Raised in Anchorage, Alaska, Leanne received a B.F.A. in Minneapolis, Minnesota at the University of Minnesota in 1997. In 2002 she received her M.F.A. at Louisiana State University. Leanne has exhibited all over the U.S. as well as being an artist-in-residence at the Archie Bray Foundation and Watershed. She was the Emerging Artist 2007 for NCECA, (National Council on Education for the Ceramics Arts). She is surrounded by artists as her mother, step-father and husband all hold B.F.A.â€™s painting. She has two dogs, a cat, and a baby named Zen Leo.
Leanne on her work: “The second-hardest thing I have to do is not be longing’s slave.” Sarah Manguso wrote those words in a poem entitled “Hell”. I twirl the last two words around in my brain. “Longing’s slave”. They seem to fit too well; they register in my body as some part of my identity. Understanding longing is the second-hardest thing I have to do too.
Several years ago I began to ask questions about how we make decisions. What is instinct? What is intuition? What is learned behavior? How do we survive? These questions have led me to investigate my choices and to see that many of my turns are guided by one main device: Appetite. I long for situations, things, and feelings. It is within this hunger for something “other than” that motivates many of the decisions I’ve made. It is within that struggle of accepting things as they are that I begin to understand my own humanity and find connection again with an animal’s self sufficiency and instinct.
What do you long for? What are your desires? How strong is your appetite? Can we share experiences?
I have been undressing the vocabulary of appetite. I see images that trigger desire for the â€œotherâ€ and those images become the foundation of my drawings. The vessels I make are the vehicles for appetite. They can deliver satisfaction to the body and at the same time they can be the objects of desire.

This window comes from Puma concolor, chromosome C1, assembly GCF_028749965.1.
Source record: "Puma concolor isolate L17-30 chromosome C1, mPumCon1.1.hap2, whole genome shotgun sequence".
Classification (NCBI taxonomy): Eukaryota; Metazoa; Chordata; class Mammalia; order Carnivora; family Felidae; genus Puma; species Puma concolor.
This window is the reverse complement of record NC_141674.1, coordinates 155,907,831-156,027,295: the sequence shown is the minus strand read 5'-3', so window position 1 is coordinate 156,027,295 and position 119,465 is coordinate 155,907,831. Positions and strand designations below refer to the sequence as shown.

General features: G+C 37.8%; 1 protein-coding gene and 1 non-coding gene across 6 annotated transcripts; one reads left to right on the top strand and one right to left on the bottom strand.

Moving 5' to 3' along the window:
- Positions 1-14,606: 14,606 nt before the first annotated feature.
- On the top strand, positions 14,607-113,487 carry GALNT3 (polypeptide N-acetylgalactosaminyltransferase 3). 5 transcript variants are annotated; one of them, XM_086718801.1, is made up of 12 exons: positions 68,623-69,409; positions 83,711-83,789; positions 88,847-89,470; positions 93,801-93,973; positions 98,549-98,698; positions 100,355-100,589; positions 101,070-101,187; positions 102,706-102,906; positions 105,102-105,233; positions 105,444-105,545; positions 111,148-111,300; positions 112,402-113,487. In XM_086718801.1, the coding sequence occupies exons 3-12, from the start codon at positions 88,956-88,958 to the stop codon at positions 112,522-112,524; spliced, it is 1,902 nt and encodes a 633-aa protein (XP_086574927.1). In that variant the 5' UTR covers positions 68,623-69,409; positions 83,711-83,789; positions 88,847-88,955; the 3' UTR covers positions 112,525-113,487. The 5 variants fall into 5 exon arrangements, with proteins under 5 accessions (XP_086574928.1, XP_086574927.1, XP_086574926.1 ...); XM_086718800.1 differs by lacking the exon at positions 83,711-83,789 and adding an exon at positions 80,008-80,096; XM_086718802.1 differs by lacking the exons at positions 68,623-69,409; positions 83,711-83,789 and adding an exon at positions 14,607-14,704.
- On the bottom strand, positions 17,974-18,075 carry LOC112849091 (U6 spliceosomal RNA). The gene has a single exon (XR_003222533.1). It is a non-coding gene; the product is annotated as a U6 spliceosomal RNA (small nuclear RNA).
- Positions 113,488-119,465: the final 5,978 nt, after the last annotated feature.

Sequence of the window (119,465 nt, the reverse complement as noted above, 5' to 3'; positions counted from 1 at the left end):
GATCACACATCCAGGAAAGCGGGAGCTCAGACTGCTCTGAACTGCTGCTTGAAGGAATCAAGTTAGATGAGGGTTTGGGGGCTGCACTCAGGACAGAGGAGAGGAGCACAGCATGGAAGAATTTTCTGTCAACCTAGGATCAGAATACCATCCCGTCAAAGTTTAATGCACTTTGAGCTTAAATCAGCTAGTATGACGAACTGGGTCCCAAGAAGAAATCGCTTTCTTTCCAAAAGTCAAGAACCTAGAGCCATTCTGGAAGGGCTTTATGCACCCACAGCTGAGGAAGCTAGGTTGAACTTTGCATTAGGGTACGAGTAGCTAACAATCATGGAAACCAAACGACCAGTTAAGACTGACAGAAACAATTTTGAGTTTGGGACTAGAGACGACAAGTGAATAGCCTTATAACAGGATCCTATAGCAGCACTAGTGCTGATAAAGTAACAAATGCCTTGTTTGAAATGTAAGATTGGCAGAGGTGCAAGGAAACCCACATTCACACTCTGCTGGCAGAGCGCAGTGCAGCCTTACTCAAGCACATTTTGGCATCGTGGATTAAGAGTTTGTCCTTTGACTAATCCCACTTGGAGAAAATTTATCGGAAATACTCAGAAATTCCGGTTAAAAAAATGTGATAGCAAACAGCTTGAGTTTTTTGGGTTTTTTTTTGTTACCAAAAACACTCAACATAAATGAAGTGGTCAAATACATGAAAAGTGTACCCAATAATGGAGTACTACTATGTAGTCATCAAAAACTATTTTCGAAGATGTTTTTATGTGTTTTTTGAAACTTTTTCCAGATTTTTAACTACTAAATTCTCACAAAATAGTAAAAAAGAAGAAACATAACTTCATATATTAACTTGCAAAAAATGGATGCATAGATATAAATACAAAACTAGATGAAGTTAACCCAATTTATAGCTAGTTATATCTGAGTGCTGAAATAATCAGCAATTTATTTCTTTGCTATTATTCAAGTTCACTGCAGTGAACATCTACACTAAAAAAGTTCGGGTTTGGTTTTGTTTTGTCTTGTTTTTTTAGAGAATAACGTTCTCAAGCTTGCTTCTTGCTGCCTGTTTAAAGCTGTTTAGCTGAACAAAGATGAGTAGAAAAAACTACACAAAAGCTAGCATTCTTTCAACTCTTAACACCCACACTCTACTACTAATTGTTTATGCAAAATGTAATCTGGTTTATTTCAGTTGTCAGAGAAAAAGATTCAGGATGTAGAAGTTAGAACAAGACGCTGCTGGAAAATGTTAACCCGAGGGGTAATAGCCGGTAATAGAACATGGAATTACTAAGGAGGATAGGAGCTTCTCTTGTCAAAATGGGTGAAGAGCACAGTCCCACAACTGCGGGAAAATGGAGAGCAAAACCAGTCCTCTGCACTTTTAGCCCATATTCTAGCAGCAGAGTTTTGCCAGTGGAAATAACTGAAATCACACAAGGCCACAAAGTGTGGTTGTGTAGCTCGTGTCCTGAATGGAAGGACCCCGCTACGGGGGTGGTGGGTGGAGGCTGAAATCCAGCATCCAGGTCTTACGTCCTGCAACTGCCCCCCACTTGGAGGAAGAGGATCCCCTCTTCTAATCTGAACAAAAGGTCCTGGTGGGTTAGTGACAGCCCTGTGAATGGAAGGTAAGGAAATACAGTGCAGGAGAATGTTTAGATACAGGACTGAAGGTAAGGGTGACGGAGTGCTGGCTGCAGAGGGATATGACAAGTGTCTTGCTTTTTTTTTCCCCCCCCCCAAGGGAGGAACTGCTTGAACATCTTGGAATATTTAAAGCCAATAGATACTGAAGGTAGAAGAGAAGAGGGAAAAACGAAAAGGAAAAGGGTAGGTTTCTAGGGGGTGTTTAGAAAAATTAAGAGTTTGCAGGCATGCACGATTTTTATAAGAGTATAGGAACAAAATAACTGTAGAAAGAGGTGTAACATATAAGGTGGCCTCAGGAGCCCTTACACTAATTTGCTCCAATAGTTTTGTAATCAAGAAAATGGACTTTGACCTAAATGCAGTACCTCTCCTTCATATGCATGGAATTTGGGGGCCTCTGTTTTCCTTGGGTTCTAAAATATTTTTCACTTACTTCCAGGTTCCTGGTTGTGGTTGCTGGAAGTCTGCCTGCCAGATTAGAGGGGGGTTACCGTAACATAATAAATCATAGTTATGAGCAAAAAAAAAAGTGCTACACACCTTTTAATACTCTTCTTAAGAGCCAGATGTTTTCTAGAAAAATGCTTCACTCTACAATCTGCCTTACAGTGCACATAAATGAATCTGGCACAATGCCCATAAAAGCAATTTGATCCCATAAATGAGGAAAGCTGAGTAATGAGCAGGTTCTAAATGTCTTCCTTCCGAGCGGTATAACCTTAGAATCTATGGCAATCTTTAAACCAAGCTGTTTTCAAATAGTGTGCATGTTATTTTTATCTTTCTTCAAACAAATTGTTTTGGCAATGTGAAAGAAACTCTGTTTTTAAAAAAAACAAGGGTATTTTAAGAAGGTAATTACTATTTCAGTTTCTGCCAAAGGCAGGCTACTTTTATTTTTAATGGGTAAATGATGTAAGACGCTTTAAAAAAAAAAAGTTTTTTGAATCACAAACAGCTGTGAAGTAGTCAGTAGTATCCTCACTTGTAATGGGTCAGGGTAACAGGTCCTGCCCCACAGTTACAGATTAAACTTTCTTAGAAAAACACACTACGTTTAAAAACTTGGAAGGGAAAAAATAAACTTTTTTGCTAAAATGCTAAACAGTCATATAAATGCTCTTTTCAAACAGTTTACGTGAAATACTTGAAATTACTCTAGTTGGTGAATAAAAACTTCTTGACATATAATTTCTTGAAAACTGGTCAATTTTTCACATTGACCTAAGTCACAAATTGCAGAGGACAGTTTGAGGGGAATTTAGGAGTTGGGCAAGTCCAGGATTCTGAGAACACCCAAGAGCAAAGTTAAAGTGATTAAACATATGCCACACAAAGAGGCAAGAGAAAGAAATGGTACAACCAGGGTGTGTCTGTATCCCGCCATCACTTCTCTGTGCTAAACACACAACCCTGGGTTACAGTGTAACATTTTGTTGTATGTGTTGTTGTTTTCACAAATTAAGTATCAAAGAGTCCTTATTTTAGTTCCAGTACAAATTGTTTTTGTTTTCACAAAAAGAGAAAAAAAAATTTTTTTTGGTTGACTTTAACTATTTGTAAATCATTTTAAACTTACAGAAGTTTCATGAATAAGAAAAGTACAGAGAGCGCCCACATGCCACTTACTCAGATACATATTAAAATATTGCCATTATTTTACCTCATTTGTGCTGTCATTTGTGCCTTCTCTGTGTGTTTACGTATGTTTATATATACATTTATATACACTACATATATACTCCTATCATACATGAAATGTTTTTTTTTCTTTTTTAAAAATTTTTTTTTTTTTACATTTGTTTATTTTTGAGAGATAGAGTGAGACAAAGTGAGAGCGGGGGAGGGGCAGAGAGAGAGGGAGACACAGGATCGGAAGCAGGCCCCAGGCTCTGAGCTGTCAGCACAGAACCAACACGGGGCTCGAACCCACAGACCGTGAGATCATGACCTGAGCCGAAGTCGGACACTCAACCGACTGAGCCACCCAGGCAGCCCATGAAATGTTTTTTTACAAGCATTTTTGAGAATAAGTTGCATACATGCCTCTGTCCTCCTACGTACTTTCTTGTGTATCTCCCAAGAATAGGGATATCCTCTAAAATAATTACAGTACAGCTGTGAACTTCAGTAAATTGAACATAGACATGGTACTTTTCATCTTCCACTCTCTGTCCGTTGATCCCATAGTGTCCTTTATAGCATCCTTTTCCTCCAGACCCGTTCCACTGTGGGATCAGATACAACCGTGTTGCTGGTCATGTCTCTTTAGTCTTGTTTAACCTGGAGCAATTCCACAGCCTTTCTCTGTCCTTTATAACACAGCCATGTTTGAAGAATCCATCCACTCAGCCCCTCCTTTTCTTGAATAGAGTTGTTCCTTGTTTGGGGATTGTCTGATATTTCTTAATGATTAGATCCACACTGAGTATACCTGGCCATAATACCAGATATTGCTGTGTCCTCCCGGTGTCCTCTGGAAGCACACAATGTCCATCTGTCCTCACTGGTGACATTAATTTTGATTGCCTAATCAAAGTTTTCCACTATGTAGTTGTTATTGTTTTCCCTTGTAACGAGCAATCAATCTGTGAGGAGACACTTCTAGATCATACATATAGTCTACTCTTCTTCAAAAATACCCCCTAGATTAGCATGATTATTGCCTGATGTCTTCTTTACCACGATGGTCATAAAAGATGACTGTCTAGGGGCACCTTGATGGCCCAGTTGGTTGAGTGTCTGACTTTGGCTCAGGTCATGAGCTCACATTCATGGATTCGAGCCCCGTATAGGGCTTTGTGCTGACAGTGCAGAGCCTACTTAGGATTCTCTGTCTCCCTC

I begin with my body and my perception; it is the genesis for all that I make. My impetus for making is to convey a certain truth about my life experiences. I am interested in the connection between the desire for consumption and the repercussions of fulfilling that desire on the body.
“Decision making” is the impetus for my current body of work. I began by looking at the distinctions between internal forces (like instinct and intuition) and how they influence our external body. Instinct is an automatic response our body makes for increasing longevity. Procreation and protection are the clearest examples of instinct and behaviors that we have most in common with animals. I use animal imagery in my work as a connection to address instinctual issues. At the same time, I also use animals to illustrate feelings of comfort and the familiar.
Tattoo imagery also has become part of my visual vocabulary. Tattoos are a type of marker of the past or a set of instructions as to how to live life. I etch the drawings into my pots as a tattoo artist etches permanently into the skin. Both are a record and a reminder.
As an artist, I want to make my human experience sharable. My work represents an extension of my physical being. When someone uses a cup I’ve created, I want them to think of my lip touching theirs as they drink. I draw inspiration from how my full body interacts with other objects…other bodies. The presence of my fingers pinching the work is proof of my body as maker. Every breath, like every fingerprint in clay, is a record of my existence that I want to communicate.
The combination of allegorical images and pattern making that are imbedded into the heavily pinched forms give me a platform to share my life experience. The functional object allows me subversive access into the most intimate surroundings and engages the viewer on both a visual and tactile level. It is in this arena of the domestic that I find a stage to share my human struggles and longings through my artwork.